As the federal government and its central-bank sidekick, the Fed, have groped for one goal after another ? smoothing out the business cycle, minimizing inflation and unemployment at the same time, rolling out a giant social insurance blanket, promoting homeownership, subsidizing medical care, propping up old industries (agriculture, automobiles) and fostering new ones (“clean” energy, biotechnology) and, above all, bailing out Wall Street ? they have now succumbed to overload, overreach and outside capture by powerful interests. The modern Keynesian state is broke, paralyzed and mired in empty ritual incantations about stimulating “demand,” even as it fosters a mutant crony capitalism that periodically lavishes the top 1 percent with speculative windfalls.

    How’d they let this article through?

    1. Wait, wait. I feel a little dizzy. Let me sit down for a second.

    2. From the comments:
      “Starting in the 1980s, “our” profit-obsessed corporations handed the U.S. economy on a platter to the Japanese and Chinese.”
      Yes, they are so “obsessed” with profits, they ruined the economy! Not sure how that works, and I’m sure the idiot who posted that doesn’t know, either.

      1. I’m interested in the objection to “profit”. I’m guessing the alternatives to “profit” are either coming in even or at a loss. The former is a practical impossibility, so would the lunatic Left rather we have a “loss” driven economic system?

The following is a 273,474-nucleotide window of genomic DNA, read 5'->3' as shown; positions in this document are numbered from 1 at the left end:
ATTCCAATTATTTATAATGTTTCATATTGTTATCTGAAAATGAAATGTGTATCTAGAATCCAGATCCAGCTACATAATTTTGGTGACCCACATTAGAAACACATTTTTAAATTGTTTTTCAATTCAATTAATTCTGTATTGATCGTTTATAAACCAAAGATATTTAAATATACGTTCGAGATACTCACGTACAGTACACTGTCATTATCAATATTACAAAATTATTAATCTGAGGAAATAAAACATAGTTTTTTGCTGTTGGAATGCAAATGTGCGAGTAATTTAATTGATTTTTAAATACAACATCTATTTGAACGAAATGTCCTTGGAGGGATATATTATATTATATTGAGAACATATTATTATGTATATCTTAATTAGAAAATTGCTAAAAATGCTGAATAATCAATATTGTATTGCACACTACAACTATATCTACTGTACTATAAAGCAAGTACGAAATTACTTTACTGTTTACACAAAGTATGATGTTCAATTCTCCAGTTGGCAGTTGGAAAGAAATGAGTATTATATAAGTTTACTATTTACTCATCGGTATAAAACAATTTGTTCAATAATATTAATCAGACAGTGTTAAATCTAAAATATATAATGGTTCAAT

1. “so would the lunatic Left rather we have a “loss” driven economic system?”
          I’m pretty sure the amount of thought that went into your post is probably ten times the amount this guy gave to the alternatives.
          Let’s just say he’s ‘cluically challenged’.

      2. Wait, he’s still obsessed with the Japanese? That’s so 1991. After the economic collapse in 1992-93, I would have assumed liberals would have stopped talking about a future of Japanese economic domination, but that would be giving the left too much credit.

      3. Starting in the 1980s, “our” profit-obsessed corporations handed the U.S. economy on a platter to the Japanese and Chinese